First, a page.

Bamboo Utensils & Case

At first glance, I assumed this was for cooking because of how large the pieces are, but it is indeed cutlery, which makes way more sense. These comically large utensils are made from sustainable and organic bamboo. I love that this kit includes everything you could possibly need when on the go: a fork, knife, spoon, a straw, straw cleaner, and chopsticks. This set is made to last, but in order to keep it in tip-top shape, hand-washing is a must.


Silicone Ziplock Snack Bag

Last Christmas, my sister gifted me a set of Stasher silicone bags (very similar to this product); when I opened them, I thought they were so neat, but I wasn't sure if I would use them too often. Well, at this point, I don't know what I would do without them. I bring snacks everywhere I go, especially when I am running around with the baby, and this bag, like the Stashers, is the perfect substitute for a plastic sandwich bag, plus, you don't get that plastic taste that transfers into your food. This bag is dishwasher and microwave safe, too!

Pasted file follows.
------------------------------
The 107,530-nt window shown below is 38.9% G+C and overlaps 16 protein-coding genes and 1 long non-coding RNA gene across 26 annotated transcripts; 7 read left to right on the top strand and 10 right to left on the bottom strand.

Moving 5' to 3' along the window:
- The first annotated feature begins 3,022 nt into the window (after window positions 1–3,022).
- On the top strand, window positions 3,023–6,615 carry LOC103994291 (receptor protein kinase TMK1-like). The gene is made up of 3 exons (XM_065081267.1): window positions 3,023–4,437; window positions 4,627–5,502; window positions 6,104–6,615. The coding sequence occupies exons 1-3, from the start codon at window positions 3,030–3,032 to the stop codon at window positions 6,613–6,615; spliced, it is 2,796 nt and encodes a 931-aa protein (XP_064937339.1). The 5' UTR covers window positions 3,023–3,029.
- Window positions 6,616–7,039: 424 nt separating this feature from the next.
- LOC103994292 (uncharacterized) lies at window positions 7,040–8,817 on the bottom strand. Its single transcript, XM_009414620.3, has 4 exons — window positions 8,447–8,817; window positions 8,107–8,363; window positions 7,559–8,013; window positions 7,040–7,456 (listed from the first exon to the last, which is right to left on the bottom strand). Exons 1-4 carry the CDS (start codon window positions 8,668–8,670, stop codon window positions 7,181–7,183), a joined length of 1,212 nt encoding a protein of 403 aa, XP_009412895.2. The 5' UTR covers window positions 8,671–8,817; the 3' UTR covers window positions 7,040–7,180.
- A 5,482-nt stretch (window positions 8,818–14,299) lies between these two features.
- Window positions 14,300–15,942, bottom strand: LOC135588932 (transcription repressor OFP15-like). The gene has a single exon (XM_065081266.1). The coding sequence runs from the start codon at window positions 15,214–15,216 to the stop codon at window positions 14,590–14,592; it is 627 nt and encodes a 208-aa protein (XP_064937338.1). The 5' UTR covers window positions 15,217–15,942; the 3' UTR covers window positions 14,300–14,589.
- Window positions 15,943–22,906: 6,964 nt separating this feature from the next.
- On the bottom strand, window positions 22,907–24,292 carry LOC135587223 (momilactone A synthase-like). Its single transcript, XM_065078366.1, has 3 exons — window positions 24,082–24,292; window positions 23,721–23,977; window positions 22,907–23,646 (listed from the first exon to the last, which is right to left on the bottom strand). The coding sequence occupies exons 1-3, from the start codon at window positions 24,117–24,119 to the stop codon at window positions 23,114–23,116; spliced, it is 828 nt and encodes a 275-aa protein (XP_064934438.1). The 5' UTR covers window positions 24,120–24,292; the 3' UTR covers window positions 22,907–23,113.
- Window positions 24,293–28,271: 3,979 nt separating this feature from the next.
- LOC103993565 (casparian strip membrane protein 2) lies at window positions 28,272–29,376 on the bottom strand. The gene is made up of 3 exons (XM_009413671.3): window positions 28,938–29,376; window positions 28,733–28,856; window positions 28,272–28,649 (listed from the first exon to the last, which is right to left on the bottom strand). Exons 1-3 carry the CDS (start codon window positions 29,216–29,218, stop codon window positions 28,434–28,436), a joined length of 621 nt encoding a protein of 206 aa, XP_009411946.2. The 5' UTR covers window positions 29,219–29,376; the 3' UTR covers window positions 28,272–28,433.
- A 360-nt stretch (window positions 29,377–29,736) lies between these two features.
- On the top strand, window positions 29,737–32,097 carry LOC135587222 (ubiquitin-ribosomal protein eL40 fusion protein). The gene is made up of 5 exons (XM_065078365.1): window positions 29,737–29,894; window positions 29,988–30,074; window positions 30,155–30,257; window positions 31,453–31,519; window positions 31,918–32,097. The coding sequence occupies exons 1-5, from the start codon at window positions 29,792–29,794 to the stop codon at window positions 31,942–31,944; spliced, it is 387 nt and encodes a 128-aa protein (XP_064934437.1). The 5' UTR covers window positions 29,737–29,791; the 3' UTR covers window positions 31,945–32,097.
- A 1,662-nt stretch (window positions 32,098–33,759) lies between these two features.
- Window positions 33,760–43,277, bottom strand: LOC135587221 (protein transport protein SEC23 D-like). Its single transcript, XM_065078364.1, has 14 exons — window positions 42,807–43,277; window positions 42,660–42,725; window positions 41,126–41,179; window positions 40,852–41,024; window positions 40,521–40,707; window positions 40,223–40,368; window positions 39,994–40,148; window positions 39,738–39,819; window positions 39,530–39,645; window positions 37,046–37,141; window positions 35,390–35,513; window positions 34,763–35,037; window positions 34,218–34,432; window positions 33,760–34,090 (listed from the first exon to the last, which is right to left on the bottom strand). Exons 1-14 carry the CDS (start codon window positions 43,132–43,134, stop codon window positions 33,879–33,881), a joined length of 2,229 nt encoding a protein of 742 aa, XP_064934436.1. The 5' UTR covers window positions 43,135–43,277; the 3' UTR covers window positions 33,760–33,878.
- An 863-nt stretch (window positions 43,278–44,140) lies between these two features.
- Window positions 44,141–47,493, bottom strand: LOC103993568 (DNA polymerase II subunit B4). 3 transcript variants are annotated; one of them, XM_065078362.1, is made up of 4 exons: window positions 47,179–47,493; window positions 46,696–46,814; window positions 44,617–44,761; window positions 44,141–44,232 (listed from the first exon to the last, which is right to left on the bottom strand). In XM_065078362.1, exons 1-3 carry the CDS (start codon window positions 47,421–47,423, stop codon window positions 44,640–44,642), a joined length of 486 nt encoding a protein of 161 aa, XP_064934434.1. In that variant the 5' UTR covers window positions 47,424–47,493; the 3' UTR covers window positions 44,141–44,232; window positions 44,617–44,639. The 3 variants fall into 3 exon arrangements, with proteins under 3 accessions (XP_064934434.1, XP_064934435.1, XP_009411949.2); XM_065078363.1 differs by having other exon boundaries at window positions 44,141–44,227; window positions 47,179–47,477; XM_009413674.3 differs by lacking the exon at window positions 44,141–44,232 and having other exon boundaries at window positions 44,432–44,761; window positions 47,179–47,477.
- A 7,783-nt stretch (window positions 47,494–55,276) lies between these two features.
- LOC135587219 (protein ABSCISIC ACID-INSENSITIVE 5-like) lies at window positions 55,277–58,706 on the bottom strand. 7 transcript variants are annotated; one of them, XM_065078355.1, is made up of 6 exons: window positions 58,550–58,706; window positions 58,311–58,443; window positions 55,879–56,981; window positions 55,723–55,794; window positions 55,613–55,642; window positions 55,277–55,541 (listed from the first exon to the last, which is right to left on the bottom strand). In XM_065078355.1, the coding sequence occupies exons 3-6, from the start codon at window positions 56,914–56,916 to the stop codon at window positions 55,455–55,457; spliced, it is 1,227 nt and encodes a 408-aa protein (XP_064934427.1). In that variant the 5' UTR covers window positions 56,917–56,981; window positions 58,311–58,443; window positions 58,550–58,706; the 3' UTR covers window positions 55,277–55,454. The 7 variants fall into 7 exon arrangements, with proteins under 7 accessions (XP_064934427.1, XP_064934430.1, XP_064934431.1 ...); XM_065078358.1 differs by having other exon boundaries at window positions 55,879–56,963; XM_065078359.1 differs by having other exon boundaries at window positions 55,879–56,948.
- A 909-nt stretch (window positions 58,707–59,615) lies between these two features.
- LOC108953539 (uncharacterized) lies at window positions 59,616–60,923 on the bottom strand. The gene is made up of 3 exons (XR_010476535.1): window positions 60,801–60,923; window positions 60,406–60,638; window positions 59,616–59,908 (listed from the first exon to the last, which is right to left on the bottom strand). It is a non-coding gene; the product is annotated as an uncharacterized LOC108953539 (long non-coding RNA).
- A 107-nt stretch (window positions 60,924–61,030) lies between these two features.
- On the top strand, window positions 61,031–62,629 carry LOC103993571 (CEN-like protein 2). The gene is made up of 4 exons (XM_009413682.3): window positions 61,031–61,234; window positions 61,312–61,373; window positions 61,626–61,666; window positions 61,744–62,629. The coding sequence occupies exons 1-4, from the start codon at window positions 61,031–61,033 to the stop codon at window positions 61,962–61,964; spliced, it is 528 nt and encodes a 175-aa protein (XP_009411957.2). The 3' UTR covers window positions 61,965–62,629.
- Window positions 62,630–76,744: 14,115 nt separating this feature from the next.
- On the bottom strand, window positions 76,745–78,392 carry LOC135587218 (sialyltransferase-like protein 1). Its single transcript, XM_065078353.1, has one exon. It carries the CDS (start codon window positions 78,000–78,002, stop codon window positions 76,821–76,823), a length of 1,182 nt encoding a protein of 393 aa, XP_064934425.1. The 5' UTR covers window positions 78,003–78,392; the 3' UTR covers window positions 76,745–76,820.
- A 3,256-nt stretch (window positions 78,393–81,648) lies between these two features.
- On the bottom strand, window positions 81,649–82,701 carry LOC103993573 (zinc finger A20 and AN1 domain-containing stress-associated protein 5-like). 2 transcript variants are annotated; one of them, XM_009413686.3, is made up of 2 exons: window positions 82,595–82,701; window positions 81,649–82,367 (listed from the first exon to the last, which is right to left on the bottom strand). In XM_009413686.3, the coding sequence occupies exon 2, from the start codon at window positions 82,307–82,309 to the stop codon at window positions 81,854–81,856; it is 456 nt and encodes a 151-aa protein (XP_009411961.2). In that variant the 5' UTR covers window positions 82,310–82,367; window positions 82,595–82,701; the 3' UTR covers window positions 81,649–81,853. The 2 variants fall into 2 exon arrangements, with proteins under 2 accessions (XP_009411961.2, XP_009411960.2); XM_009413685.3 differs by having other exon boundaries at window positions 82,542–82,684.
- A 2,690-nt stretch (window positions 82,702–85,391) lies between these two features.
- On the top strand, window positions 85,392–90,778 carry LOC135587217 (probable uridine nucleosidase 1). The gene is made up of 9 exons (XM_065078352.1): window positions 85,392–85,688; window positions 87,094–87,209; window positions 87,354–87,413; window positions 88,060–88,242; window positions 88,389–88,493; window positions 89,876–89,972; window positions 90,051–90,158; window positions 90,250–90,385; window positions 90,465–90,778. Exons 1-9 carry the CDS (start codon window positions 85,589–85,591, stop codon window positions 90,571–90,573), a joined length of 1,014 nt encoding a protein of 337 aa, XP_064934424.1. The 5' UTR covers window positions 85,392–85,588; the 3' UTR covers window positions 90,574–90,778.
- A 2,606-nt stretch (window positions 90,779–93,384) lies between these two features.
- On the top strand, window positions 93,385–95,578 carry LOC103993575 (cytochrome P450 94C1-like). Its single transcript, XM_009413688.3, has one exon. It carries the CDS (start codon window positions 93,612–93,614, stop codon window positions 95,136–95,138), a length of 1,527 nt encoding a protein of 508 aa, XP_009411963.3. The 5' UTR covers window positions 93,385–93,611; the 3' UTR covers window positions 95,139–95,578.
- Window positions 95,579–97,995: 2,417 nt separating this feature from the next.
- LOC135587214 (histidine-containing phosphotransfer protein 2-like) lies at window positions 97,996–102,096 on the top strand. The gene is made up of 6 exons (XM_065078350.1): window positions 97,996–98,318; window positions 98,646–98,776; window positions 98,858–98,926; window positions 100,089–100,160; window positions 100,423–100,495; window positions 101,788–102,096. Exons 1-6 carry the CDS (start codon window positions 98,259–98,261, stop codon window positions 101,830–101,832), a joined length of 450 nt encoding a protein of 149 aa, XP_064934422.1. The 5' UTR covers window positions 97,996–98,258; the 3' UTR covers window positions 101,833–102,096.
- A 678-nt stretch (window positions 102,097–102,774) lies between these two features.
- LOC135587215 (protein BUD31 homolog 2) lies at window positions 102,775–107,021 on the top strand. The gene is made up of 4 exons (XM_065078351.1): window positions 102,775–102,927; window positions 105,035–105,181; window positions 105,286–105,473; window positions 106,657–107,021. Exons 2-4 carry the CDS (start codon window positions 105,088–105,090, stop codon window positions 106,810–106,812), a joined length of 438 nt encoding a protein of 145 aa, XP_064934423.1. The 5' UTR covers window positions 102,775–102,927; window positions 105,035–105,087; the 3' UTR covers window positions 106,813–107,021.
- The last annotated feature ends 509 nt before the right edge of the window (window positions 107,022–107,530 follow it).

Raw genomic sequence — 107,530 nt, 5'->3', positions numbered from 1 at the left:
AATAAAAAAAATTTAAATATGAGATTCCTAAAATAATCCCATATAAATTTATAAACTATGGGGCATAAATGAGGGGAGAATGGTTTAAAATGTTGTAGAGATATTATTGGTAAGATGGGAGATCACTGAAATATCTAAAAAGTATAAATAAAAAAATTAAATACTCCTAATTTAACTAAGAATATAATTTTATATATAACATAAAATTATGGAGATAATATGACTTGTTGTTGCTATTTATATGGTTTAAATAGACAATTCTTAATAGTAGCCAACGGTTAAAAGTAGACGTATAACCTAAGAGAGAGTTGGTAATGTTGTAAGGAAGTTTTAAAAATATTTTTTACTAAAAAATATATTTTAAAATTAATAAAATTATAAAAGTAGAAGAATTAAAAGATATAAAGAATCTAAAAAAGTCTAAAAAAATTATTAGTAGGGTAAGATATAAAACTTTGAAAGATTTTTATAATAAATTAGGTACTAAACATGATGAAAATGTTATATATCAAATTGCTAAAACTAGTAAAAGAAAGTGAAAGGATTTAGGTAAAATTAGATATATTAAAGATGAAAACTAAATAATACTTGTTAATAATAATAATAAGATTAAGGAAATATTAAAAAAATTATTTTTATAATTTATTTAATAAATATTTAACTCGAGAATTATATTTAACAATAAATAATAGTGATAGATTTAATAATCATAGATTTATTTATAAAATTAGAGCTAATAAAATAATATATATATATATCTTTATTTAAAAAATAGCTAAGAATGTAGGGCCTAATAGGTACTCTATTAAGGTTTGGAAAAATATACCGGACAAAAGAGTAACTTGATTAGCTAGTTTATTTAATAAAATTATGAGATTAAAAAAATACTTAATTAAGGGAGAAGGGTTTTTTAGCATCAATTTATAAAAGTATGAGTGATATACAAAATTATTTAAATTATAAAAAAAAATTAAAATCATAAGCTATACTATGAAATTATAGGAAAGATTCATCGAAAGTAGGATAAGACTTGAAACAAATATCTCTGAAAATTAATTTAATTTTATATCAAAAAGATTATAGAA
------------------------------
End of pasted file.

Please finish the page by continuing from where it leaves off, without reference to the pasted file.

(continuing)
Verdict: The Work Day Box was full of useful items to use in the breakroom – or your home office, as the case for many may be. Even though the utensils are comically large, I will definitely put them to use, along with the lunch box and silicone snack bag. I am trying to improve my diet, so this month's picks will definitely come in handy and encourage me to pack healthier choices, rather than buying my lunch every day.

This box costs $39.95 +$3 shipping, which means that each of the 5 items in the box has an average cost of $8.59. This subscription poses as a great reminder to be mindful of all the plastic and waste we so easily accumulate, and although greenUP did not provide values for each item, I would definitely pay the $8.59 for the quality items in this box.

To Wrap Up:

Can you still get this box if you sign up today? As of 10/20, this box is still available – but going fast. Use this page to confirm whether it's still in stock!

ACTIVE DEAL: 10% off of your first quarterly box

Value Breakdown: This box costs $39.95 +$3 shipping, which means that each of the 5 items in the box has an average cost of $8.59.

Check out all of our greenUP Box reviews and our list of the best eco-friendly subscription boxes!

Keep Track of Your Subscriptions: Add this box to your subscription list or wishlist!

What do you think about this greenUP Box?

Starting at $54.95
Active Deal
10% off of your first quarterly box
Use Coupon Code MSA10